Whether your eye doctor has detected early cataract development, or you’re beginning to experience visual symptoms like blurry vision, poor color vision, or a frequent change n your eyeglass prescription, there are a variety of treatment options for you to explore. If you’re in the early stages of cataract changes, you may be able to improve your vision simply by using a magnifying lens or increasing the lighting as needed. However, cataracts can get to the point where the only option is surgery.
Since cataract development rarely causes long-term damage to the eye, surgery should only be considered after visual symptoms begin to develop. When discussing the possibility of surgery with your surgeon, here are some of the most important questions you should ask ophtalmologues Courbevoie:
How is cataract surgery performed?
The most common type of cataract surgery is called phacoemulsification. Using this process, the surgeon will use a microscope and make a small incision in the eye’s surface. A probe is inserted into the eye that uses ultrasonic vibrations to dissolve the clouded lens. Then, the pieces are suctioned out using the same probe. After the cataract is removed, the doctor will place an artificial lens into the same area, which will help your eye focus after surgery.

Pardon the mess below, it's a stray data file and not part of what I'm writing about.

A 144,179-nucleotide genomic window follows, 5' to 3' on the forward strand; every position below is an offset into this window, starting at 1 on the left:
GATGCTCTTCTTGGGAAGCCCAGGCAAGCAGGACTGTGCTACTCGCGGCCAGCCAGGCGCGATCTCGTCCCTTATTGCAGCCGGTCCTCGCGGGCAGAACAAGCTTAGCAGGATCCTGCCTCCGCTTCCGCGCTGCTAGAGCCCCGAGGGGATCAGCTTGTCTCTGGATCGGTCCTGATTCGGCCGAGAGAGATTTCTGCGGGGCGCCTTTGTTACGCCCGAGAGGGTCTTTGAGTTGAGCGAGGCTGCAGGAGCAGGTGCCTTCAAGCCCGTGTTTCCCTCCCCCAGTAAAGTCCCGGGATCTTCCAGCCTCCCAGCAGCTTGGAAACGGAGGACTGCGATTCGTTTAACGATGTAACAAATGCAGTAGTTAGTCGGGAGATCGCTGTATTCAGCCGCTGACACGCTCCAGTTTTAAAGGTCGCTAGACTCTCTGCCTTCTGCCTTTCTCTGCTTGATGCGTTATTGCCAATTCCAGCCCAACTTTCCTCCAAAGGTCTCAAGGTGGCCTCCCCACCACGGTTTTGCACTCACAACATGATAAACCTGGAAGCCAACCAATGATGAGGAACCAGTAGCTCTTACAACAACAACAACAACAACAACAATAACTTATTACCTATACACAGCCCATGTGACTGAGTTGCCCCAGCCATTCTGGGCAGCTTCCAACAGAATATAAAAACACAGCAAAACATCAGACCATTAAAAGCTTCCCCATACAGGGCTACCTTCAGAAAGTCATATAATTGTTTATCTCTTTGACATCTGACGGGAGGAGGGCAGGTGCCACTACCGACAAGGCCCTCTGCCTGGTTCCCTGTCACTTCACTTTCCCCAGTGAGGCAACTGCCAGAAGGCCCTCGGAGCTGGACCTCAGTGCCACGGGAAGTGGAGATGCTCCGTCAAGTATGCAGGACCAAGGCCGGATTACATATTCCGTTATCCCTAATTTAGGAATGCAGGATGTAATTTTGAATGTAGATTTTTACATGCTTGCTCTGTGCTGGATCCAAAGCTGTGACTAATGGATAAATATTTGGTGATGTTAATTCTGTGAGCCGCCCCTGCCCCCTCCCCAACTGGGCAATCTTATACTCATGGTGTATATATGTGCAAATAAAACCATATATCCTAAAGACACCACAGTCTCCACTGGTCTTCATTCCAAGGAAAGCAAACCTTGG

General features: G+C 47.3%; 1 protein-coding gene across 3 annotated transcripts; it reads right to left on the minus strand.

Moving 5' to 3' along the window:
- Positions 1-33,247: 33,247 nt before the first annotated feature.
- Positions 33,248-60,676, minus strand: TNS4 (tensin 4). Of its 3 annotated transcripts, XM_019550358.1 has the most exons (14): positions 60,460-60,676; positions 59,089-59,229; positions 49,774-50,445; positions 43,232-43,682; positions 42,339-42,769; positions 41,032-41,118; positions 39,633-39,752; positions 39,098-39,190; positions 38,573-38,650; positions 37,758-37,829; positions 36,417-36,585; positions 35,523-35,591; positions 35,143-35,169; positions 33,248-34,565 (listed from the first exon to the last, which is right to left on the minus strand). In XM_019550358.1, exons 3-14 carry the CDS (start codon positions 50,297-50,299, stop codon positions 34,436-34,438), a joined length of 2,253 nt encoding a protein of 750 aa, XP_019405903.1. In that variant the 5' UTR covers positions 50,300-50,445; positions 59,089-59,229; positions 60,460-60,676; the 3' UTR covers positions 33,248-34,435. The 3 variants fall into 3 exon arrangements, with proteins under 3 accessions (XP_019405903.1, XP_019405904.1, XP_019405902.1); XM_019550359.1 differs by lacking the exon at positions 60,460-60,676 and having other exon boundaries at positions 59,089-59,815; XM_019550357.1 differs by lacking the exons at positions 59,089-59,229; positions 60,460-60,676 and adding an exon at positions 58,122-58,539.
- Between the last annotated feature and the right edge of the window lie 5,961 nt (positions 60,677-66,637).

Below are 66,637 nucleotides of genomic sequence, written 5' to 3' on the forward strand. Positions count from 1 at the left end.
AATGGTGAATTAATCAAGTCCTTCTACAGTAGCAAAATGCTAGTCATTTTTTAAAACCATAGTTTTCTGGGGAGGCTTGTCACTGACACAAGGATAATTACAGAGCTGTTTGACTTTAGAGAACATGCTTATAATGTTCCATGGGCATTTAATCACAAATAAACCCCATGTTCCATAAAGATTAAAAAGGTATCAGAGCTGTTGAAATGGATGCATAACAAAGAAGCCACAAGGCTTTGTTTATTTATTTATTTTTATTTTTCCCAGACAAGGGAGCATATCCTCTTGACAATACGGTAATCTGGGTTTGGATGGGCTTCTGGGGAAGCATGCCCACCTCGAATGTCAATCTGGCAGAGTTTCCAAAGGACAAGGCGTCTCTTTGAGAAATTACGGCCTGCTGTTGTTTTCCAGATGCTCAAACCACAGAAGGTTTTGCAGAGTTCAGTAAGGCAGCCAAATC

There are also two other types of surgery. Although less common, they may be used if your symptoms are more advanced.
Extracapsular cataract surgery – This type of surgery is used if the lens is too dense to dissolve into fragments. It requires a larger incision so the cataract can be removed in one piece, instead of being fragmented. As with the above procedure, an artificial lens is placed in the eye. This surgery often requires several sutures to close the wound and has a longer recovery time.
Intracapsular cataract surgery – This requires the largest wound of all of the surgeries because the surgeon removes the entire lens and surrounding capsule together. With this procedure, the intraocular lens is placed in a different location – in front of the iris. Intracapsular cataract surgery is usually used in cases of significant trauma.
What can I expect prior to surgery?
Before cataract surgery occurs, your doctor will discuss the surgery in depth, ask you questions about your medical history, and perform an exam. At this time, you should tell your surgeon which medications you’re currently taking and ask if you should avoid them prior to surgery. Then, your doctor will make several calculations to determine the strength of the intraocular lens to implant. The lens will be chosen based on the length of your eye and its corneal curvature.
On the day before the surgery, you should make arrangements with a friend or family member to have them pick you up after surgery.
What can I expect on the day of the surgery?
On the day of the surgery, you’ll be asked to arrive a couple hours before your scheduled procedure. Normally, you’ll meet with the anesthesiologist who will determine how much anesthesia and numbing drops you’ll need. The procedure itself should only take about 20-30 minutes.
Afterward, you’ll be brought to a recovery area where you will have time to relax. Depending on the type of anesthesia, you may need to have a patch on your eye for up to 24 hours. At this time, the doctor will also talk to you about post-surgery treatment and prescribe eye drops that you should take during the weeks following surgery.